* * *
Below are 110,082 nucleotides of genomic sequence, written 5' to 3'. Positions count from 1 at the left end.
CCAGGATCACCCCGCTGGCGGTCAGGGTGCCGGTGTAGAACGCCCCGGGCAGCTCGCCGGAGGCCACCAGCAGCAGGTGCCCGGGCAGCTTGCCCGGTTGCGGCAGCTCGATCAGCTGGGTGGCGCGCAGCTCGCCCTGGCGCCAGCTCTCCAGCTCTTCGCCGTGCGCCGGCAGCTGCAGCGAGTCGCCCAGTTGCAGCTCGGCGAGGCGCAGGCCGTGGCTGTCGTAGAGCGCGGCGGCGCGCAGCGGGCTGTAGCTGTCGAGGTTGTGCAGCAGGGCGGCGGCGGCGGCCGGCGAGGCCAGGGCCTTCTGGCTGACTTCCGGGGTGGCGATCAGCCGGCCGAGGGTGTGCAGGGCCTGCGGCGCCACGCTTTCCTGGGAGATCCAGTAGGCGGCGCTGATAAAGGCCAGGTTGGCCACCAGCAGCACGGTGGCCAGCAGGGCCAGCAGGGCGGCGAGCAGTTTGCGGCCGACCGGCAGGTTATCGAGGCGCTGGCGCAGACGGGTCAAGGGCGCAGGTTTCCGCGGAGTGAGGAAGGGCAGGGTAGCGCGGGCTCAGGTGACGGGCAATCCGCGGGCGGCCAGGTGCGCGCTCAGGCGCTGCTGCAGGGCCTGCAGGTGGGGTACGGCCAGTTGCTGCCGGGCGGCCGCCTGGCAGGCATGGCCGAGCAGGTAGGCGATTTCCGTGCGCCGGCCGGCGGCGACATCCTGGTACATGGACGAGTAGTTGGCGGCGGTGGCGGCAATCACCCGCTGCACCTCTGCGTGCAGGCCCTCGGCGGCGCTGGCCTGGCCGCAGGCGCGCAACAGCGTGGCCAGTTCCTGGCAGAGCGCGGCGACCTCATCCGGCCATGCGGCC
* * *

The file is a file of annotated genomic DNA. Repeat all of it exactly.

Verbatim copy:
Below are 110,082 nucleotides of genomic sequence, written 5' to 3'. Positions count from 1 at the left end.
CCAGGATCACCCCGCTGGCGGTCAGGGTGCCGGTGTAGAACGCCCCGGGCAGCTCGCCGGAGGCCACCAGCAGCAGGTGCCCGGGCAGCTTGCCCGGTTGCGGCAGCTCGATCAGCTGGGTGGCGCGCAGCTCGCCCTGGCGCCAGCTCTCCAGCTCTTCGCCGTGCGCCGGCAGCTGCAGCGAGTCGCCCAGTTGCAGCTCGGCGAGGCGCAGGCCGTGGCTGTCGTAGAGCGCGGCGGCGCGCAGCGGGCTGTAGCTGTCGAGGTTGTGCAGCAGGGCGGCGGCGGCGGCCGGCGAGGCCAGGGCCTTCTGGCTGACTTCCGGGGTGGCGATCAGCCGGCCGAGGGTGTGCAGGGCCTGCGGCGCCACGCTTTCCTGGGAGATCCAGTAGGCGGCGCTGATAAAGGCCAGGTTGGCCACCAGCAGCACGGTGGCCAGCAGGGCCAGCAGGGCGGCGAGCAGTTTGCGGCCGACCGGCAGGTTATCGAGGCGCTGGCGCAGACGGGTCAAGGGCGCAGGTTTCCGCGGAGTGAGGAAGGGCAGGGTAGCGCGGGCTCAGGTGACGGGCAATCCGCGGGCGGCCAGGTGCGCGCTCAGGCGCTGCTGCAGGGCCTGCAGGTGGGGTACGGCCAGTTGCTGCCGGGCGGCCGCCTGGCAGGCATGGCCGAGCAGGTAGGCGATTTCCGTGCGCCGGCCGGCGGCGACATCCTGGTACATGGACGAGTAGTTGGCGGCGGTGGCGGCAATCACCCGCTGCACCTCTGCGTGCAGGCCCTCGGCGGCGCTGGCCTGGCCGCAGGCGCGCAACAGCGTGGCCAGTTCCTGGCAGAGCGCGGCGACCTCATCCGGCCATGCGGCC